Updated Sept. 20, 2016 3:16 a.m. ET
NEW YORK—A group of international powers with interests in Syria, including the U.S., Saudi Arabia, Iran and Russia, will meet Tuesday after an agreement the U.S. had framed as the “last chance” for a united Syria appeared to be shredding on Monday.
The meeting of the International Syria Support Group will take place alongside the United Nations General Assembly Meeting in New York, and comes in the tumultuous aftermath of an airstrike on an emergency aid convoy outside of Aleppo on Monday, the seventh day of a cease-fire arrangement that took effect Sept. 12.
U.S. officials called the airstrike “outrageous” and said it threatened the already strained cease-fire accord, one of several the U.S. and Russia have sought over the past year.
“This fundamentally calls into question the viability of what we are trying to achieve here,” a senior administration official said late Monday, briefing reporters.
Secretary of State John Kerry was expected to meet with his Russian counterpart, Foreign Minister Sergei Lavrov, before the larger gathering on Tuesday, another senior administration official said, voicing doubts about the cease-fire.
Under a Sept. 10 agreement between Russia and the U.S., a cessation of hostilities was to begin at sundown Monday, Sept. 12 and last for seven days, accompanied by an influx of humanitarian aid. The two powers agreed that Russia would ensure the cooperation of Syria and its other supporters, including Iran and the militant group Hezbollah; the U.S. was to bring about the agreement of antigovernment rebels in Syria, not including the Islamic State extremist group or the Syria Conquest Front, formerly known as the al Qaeda-affiliated Nusra Front.
The pact was contentious from the start, with both sides quickly alleging violations and as United Nations-backed humanitarian aid convoys remained bottled up outside Syria. Nonetheless, violence declined, and both Washington and Moscow approved a pair of 48-hour extensions over the course of the week.
However, Russia complained when an errant airstrike Saturday by the U.S.-led military coalition fighting Islamic State struck a Syrian military position, killing dozens, Moscow and Damascus said. U.S. and coalition officials acknowledged the error, and the shaken cease-fire remained in place.
As the seven-day period was about to expire on Monday, the first aid convoys in the country at last began to move; within hours, however, one came under airstrikes that destroyed at least 18 trucks and a warehouse and killed many aid workers, including the head of the Syrian Arab Red Crescent, Omar Barakat, activists said. U.S. officials said they were investigating the origin of the attacks.
One of the senior administration officials said in the briefing late Monday the incident raised “very serious questions about whether the Russians can deliver their end of the arrangement.” The second official said the Russians must demonstrate quickly that they are serious about the accord and can get the Assad regime to stop bombing, “otherwise there will be nothing to extend or salvage.”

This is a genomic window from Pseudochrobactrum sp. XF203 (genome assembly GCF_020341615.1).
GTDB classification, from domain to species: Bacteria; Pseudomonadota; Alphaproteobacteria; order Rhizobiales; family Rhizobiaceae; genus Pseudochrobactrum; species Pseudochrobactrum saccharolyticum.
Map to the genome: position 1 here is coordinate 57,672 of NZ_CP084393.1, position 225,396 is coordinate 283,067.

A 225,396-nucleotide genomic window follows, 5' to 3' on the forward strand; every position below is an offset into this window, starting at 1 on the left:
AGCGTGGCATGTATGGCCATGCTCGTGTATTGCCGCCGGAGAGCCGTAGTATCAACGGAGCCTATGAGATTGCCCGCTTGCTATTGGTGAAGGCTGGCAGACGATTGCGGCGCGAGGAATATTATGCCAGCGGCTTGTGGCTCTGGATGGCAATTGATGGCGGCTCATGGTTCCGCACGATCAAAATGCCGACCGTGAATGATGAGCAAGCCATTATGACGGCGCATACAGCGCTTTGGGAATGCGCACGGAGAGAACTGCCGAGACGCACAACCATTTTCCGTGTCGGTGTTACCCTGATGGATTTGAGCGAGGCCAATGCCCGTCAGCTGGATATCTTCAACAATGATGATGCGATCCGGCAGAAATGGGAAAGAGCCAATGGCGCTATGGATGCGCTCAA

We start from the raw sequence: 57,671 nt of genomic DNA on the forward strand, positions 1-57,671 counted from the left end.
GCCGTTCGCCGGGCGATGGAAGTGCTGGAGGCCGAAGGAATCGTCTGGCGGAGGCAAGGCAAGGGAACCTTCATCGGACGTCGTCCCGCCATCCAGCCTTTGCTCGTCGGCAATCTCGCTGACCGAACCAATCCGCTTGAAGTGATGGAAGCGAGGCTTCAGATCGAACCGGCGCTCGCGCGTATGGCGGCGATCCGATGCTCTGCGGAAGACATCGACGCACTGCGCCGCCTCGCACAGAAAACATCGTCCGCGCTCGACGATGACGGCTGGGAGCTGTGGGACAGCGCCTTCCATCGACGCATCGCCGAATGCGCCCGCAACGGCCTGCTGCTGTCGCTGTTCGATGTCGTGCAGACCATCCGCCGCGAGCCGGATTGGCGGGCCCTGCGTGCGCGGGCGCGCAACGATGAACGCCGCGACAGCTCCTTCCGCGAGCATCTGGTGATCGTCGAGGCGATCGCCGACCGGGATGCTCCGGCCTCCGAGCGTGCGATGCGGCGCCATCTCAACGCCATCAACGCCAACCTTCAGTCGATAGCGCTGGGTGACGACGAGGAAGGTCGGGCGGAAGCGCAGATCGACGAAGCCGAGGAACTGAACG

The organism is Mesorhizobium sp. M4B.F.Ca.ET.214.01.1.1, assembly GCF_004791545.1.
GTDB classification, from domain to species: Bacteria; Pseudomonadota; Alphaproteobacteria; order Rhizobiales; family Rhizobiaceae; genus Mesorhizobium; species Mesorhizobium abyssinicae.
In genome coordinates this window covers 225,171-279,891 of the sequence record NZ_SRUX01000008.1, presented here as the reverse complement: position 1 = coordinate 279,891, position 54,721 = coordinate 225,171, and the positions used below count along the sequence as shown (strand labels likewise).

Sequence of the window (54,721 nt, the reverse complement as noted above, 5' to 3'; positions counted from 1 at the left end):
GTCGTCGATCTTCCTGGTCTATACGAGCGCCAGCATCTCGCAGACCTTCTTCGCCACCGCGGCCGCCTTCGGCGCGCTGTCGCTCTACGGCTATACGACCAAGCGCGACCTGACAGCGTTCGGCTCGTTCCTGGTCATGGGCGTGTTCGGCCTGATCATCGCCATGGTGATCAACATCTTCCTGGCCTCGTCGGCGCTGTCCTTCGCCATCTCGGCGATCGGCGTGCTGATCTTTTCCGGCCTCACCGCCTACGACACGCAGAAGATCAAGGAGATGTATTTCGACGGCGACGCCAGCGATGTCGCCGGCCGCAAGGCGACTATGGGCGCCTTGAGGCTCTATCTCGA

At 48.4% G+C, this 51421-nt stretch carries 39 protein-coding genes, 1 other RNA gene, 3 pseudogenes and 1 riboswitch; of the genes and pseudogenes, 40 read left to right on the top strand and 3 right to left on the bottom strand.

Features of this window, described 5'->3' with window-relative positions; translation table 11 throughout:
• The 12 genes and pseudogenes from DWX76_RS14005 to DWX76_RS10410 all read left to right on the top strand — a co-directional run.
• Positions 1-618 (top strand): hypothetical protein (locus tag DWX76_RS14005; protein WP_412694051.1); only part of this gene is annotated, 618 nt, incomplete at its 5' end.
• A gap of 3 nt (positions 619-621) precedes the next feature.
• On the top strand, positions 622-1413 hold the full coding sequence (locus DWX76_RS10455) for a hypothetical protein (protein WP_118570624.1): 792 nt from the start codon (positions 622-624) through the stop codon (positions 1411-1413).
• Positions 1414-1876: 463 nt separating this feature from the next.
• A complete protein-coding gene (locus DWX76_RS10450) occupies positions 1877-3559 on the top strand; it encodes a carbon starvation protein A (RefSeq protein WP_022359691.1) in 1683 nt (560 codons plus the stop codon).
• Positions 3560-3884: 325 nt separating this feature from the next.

After the seven-day period of sustained calm and humanitarian access, particularly in Aleppo, the U.S. and Russia were to have set up a joint military collaboration center and to begin coordinated attacks against Islamic State and the Syria Conquest Front. But such cooperation seemed unthinkable Monday.
As sundown arrived on Monday, the U.S. and Russia had not agreed either to extend the cease-fire or to establish the military coordination center. Neither side, however, had declared the agreement dead.
One of the senior administration officials said that the U.S. at this point wasn’t focused on the timeline, but rather “on the fundamental question of the viability of this enterprise.”
Even though Mr. Kerry and other senior officials expressed outrage about Monday’s attack, they weren’t prepared to immediately give up on the cease-fire arrangement, even while casting serious doubt on whether it could continue.
The International Syria Support Group consists of international powers on both sides of the five-year-old civil war and was formed last year in an effort to forge a cease-fire. Members of the ISSG also include China, Canada, the European Union and the U.N.
However, that cease-fire effort, which began early this year, subsequently collapsed, leading to the joint U.S.-Russian plan.
The effort by the two powers, who co-chair the support group, has been criticized by other countries, including France, as inadequate and unnecessarily secretive. Addressing complaints about secrecy, the U.S. said Monday it is sharing the U.S.-Russia cease-fire documents with its partners.
Write to Felicia Schwartz at Felicia.Schwartz@wsj.com
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